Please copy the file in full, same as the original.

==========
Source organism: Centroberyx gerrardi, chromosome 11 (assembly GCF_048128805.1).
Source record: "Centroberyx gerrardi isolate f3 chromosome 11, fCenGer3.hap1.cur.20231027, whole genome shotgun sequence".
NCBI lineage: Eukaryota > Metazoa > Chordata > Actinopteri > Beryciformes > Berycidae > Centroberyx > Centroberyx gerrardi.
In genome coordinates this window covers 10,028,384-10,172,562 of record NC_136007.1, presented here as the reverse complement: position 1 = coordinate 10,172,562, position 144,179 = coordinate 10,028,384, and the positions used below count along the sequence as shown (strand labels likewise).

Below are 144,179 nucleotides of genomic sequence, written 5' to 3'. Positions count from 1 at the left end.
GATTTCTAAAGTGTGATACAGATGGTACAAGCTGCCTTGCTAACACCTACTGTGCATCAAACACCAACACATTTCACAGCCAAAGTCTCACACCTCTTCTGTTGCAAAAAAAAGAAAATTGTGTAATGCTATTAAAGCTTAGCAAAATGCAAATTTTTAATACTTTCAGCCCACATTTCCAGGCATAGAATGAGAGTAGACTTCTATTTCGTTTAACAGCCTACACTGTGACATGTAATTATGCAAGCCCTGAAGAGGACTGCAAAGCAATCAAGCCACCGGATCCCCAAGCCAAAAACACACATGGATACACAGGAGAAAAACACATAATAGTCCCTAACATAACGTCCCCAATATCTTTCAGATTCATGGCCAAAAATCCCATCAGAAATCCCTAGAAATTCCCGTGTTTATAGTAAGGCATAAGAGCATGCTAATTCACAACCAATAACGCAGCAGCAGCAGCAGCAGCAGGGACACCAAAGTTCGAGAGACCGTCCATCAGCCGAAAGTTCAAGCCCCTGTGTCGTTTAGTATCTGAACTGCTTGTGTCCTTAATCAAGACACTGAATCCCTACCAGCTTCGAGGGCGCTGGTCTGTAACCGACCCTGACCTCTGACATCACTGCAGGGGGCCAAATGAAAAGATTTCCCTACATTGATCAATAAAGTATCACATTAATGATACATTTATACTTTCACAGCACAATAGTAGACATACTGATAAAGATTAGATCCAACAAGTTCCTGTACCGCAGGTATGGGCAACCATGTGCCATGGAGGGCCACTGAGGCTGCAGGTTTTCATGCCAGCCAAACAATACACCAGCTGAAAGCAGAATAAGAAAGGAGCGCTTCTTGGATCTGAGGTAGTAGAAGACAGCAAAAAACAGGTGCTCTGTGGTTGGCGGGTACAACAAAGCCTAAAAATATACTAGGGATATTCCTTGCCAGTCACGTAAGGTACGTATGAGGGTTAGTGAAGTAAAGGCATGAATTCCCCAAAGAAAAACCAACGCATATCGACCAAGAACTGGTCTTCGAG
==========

Source organism: Centroberyx gerrardi, chromosome 11 (assembly GCF_048128805.1).
Source record: "Centroberyx gerrardi isolate f3 chromosome 11, fCenGer3.hap1.cur.20231027, whole genome shotgun sequence".
NCBI lineage: Eukaryota > Metazoa > Chordata > Actinopteri > Beryciformes > Berycidae > Centroberyx > Centroberyx gerrardi.
In genome coordinates this window covers 10,028,384-10,172,562 of record NC_136007.1, presented here as the reverse complement: position 1 = coordinate 10,172,562, position 144,179 = coordinate 10,028,384, and the positions used below count along the sequence as shown (strand labels likewise).

Below are 144,179 nucleotides of genomic sequence, written 5' to 3'. Positions count from 1 at the left end.
GATTTCTAAAGTGTGATACAGATGGTACAAGCTGCCTTGCTAACACCTACTGTGCATCAAACACCAACACATTTCACAGCCAAAGTCTCACACCTCTTCTGTTGCAAAAAAAAGAAAATTGTGTAATGCTATTAAAGCTTAGCAAAATGCAAATTTTTAATACTTTCAGCCCACATTTCCAGGCATAGAATGAGAGTAGACTTCTATTTCGTTTAACAGCCTACACTGTGACATGTAATTATGCAAGCCCTGAAGAGGACTGCAAAGCAATCAAGCCACCGGATCCCCAAGCCAAAAACACACATGGATACACAGGAGAAAAACACATAATAGTCCCTAACATAACGTCCCCAATATCTTTCAGATTCATGGCCAAAAATCCCATCAGAAATCCCTAGAAATTCCCGTGTTTATAGTAAGGCATAAGAGCATGCTAATTCACAACCAATAACGCAGCAGCAGCAGCAGCAGCAGGGACACCAAAGTTCGAGAGACCGTCCATCAGCCGAAAGTTCAAGCCCCTGTGTCGTTTAGTATCTGAACTGCTTGTGTCCTTAATCAAGACACTGAATCCCTACCAGCTTCGAGGGCGCTGGTCTGTAACCGACCCTGACCTCTGACATCACTGCAGGGGGCCAAATGAAAAGATTTCCCTACATTGATCAATAAAGTATCACATTAATGATACATTTATACTTTCACAGCACAATAGTAGACATACTGATAAAGATTAGATCCAACAAGTTCCTGTACCGCAGGTATGGGCAACCATGTGCCATGGAGGGCCACTGAGGCTGCAGGTTTTCATGCCAGCCAAACAATACACCAGCTGAAAGCAGAATAAGAAAGGAGCGCTTCTTGGATCTGAGGTAGTAGAAGACAGCAAAAAACAGGTGCTCTGTGGTTGGCGGGTACAACAAAGCCTAAAAATATACTAGGGATATTCCTTGCCAGTCACGTAAGGTACGTATGAGGGTTAGTGAAGTAAAGGCATGAATTCCCCAAAGAAAAACCAACGCATATCGACCAAGAACTGGTCTTCGAG